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Aaron Hernandez Update: Prosecutors making case against ex-NFL star in 2012 double-homicide, report says

Aaron Hernandez of the Florida Gators after playing against the Vanderbilt Commodores on Nov. 7, 2009 at Ben Hill Griffin Stadium in Gainesville, Fla. Photo by Al Messerschmidt/Getty Images

(CBS) BOSTON - Prosecutors have begun making the case to a grand jury that former NFL star Aaron Hernandez should be charged in a 2012 double-homicide in Boston's south end, two law enforcement officials briefed on the investigation reportedly told the Boston Globe.

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"The case against Hernandez appears to be strengthening," one of the officials told the paper on the condition of anonymity.

Hernandez, 23, is already facing murder charges in the June 17 death of 27-year-old Boston semi-pro football player Odin Lloyd. He has pleaded not guilty and is being held without bail.

READ: Timeline of Aaron Hernandez murder investigation

Sources tell CBS Boston that Lloyd, of Dorchester, Mass., may have been executed because he had information about Hernandez's possible involvement in the double-homicide.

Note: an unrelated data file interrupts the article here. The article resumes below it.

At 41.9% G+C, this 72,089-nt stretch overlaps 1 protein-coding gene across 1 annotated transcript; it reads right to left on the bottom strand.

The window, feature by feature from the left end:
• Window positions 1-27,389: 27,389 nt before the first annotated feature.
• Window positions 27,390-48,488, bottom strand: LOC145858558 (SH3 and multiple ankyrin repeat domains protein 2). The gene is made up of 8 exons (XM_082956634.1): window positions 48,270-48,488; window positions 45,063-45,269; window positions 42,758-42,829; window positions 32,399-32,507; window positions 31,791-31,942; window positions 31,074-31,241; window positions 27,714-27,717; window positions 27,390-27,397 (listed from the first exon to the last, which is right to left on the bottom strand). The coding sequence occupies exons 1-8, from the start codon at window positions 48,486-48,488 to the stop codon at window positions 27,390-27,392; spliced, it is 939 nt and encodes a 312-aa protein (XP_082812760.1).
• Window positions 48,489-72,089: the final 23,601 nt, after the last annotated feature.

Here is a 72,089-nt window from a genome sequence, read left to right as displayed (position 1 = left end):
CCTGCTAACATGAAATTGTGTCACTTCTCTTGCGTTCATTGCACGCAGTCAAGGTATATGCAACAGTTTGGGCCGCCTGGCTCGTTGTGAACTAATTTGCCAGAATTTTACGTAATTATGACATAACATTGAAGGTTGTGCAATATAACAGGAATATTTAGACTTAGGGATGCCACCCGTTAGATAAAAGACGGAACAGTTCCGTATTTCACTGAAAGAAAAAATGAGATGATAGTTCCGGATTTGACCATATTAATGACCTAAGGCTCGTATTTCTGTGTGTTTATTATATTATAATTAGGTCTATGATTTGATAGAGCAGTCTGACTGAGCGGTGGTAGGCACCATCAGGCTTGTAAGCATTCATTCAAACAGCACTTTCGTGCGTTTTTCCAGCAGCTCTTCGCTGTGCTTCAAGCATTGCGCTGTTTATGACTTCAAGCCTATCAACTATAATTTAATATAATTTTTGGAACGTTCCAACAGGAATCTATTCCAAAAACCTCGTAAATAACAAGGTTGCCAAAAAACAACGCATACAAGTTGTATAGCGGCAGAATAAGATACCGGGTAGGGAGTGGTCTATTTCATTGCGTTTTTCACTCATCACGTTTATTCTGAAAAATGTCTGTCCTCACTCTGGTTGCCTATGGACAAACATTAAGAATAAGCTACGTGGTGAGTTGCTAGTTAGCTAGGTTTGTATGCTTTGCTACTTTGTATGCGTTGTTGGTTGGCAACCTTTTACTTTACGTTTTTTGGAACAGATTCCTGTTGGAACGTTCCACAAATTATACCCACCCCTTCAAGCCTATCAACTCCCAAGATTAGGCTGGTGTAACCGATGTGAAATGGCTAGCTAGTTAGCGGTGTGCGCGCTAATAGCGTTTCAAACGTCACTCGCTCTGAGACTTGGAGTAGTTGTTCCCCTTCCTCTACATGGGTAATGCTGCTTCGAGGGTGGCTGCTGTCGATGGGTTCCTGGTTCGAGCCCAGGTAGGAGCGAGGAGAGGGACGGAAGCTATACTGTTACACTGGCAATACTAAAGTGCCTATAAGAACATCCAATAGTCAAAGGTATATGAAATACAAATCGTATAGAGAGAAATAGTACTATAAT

Following Hernandez's arrest last month, reports began to surface linking the former New England Patriots tight-end to the 2012 double-murder. While sources confirmed to CBS Boston that Hernandez was being looked at in connection with the crime, Boston Police Chief Ed Davis would only say the double-murder investigation had some new life.

Safiro Furtado, 28, and Daniel Abreu, 29, both of Dorchester, were gunned down July 15, 2012 as they sat at a traffic light in Boston's South End. A silver SUV with Rhode Island plates was reportedly seen speeding away from the drive-by shooting. No arrests have been made in the case.

On June 28, a silver SUV reportedly matching the description of the car Boston police had been looking for in connection with the double-homicide was towedfrom Hernandez's uncle's home in Bristol, Conn. at the request of police.

The motive behind the killings of Furtado and Abreu, friends who worked for a cleaning company, remains unknown, the Boston Globe reports. Their relatives have reportedly said the men did not know Hernandez and neither man had a criminal record.

One of the officials with knowledge of the double-murder investigation told the paper that investigators are not in a hurry to charge Hernandez with the 2012 killings because he is already being held in jail without bail.

In Massachusetts, anyone charged with murder must be indicted by a grand jury before they can proceed to trial.

Hernandez is scheduled to appear in court Wednesday for a probable cause hearing in the death of Lloyd. His lawyers say the case against him is circumstantial and he wants to clear his name.

Complete coverage of Aaron Hernandez on Crimesider

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